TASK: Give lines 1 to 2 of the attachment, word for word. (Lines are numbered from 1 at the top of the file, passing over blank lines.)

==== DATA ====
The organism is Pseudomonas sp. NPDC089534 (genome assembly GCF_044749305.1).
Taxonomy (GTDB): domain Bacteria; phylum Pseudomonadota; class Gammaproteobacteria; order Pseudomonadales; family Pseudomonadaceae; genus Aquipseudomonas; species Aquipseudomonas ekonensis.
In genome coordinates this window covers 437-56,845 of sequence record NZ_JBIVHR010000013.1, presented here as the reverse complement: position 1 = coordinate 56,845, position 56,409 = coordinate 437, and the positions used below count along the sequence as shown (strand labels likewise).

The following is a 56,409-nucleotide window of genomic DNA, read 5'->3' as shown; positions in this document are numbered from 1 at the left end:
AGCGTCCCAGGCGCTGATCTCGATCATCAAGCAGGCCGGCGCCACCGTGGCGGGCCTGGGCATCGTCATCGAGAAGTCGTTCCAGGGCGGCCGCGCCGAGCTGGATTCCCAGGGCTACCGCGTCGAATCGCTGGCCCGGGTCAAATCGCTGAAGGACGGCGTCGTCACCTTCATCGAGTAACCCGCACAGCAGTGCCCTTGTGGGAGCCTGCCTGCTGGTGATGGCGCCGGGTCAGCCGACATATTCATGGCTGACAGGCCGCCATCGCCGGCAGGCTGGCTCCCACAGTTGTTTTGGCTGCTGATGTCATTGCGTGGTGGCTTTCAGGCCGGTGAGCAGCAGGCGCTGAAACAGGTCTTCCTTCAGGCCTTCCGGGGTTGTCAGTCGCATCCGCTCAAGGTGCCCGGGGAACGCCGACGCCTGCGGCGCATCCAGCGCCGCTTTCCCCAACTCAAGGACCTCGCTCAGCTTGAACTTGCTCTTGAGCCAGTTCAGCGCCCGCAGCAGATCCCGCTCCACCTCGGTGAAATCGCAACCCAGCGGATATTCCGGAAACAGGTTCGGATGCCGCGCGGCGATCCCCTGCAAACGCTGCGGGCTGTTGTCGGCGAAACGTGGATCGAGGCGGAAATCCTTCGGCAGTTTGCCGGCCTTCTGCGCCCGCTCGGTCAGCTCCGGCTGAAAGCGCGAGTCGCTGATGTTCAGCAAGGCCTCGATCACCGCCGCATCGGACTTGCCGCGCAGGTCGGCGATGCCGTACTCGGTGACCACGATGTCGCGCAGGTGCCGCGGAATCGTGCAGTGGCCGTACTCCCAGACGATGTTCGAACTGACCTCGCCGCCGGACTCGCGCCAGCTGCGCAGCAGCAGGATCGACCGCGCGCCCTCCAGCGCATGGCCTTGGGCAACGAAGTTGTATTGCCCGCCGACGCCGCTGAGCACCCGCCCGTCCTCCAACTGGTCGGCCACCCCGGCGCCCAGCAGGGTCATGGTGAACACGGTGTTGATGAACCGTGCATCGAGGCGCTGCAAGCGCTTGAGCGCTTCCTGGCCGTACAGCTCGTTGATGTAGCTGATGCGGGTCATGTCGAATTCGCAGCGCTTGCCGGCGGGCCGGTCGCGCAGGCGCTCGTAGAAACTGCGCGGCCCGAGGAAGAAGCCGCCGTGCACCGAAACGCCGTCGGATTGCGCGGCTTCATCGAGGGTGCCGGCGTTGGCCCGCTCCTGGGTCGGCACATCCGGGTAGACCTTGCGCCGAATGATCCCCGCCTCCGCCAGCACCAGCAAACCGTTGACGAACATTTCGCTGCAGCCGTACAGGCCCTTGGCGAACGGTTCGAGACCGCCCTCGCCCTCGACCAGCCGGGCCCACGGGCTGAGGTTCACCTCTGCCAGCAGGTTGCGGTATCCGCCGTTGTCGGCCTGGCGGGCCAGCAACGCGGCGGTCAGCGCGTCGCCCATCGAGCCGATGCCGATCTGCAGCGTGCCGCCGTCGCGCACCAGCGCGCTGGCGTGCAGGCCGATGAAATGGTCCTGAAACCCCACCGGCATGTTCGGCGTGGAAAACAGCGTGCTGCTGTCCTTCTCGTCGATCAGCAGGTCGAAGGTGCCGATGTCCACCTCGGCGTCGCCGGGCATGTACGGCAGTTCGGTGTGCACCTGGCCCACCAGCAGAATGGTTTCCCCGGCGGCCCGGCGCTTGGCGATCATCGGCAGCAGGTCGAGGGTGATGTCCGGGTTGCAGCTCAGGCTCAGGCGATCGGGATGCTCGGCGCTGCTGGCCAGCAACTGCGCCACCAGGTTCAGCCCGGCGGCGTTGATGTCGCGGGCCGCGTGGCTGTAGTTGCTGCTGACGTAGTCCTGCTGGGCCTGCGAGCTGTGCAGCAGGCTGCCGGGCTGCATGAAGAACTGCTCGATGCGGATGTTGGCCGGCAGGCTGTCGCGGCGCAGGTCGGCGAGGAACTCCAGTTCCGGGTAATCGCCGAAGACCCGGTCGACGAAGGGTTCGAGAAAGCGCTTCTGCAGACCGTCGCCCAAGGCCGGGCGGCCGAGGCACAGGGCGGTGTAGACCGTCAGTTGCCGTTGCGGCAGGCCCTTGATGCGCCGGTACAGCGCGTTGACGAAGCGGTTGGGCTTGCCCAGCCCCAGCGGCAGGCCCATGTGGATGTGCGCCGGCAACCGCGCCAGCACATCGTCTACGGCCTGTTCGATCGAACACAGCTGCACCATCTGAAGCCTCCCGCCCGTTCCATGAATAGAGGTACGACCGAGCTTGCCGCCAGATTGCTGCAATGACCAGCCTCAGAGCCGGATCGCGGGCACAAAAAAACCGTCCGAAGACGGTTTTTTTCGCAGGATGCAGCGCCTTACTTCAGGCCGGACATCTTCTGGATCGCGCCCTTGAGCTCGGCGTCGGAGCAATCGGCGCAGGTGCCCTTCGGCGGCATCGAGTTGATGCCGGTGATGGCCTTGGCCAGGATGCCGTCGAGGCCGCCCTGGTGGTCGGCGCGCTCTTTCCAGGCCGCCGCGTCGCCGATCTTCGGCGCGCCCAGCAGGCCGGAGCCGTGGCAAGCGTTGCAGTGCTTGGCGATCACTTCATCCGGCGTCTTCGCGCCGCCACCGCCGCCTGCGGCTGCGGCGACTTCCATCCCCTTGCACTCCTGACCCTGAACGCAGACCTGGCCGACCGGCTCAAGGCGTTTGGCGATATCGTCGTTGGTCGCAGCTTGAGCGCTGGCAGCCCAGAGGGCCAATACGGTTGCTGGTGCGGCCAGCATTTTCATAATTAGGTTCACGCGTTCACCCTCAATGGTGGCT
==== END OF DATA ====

The organism is Pseudomonas sp. NPDC089534 (genome assembly GCF_044749305.1).
Taxonomy (GTDB): domain Bacteria; phylum Pseudomonadota; class Gammaproteobacteria; order Pseudomonadales; family Pseudomonadaceae; genus Aquipseudomonas; species Aquipseudomonas ekonensis.